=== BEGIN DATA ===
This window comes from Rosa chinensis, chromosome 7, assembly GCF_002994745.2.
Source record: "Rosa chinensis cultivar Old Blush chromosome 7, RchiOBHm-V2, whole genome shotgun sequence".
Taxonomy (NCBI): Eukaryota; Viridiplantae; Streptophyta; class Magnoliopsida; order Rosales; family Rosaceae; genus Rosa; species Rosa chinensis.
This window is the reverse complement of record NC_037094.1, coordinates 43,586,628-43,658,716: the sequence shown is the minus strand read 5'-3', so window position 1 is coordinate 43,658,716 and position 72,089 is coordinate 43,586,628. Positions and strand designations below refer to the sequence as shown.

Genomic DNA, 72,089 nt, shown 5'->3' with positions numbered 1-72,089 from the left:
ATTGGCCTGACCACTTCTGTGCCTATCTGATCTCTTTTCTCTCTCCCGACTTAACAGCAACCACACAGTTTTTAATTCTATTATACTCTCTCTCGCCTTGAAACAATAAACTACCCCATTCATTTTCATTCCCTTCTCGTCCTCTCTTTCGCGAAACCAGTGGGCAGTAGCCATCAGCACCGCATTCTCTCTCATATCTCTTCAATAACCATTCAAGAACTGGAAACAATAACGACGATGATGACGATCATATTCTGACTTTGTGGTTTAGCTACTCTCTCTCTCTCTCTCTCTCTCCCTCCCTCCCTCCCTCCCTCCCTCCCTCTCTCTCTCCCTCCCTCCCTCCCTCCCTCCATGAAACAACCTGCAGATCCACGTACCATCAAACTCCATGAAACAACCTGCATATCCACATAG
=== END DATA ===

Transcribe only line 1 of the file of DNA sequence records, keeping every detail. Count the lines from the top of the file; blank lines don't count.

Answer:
This window comes from Rosa chinensis, chromosome 7, assembly GCF_002994745.2.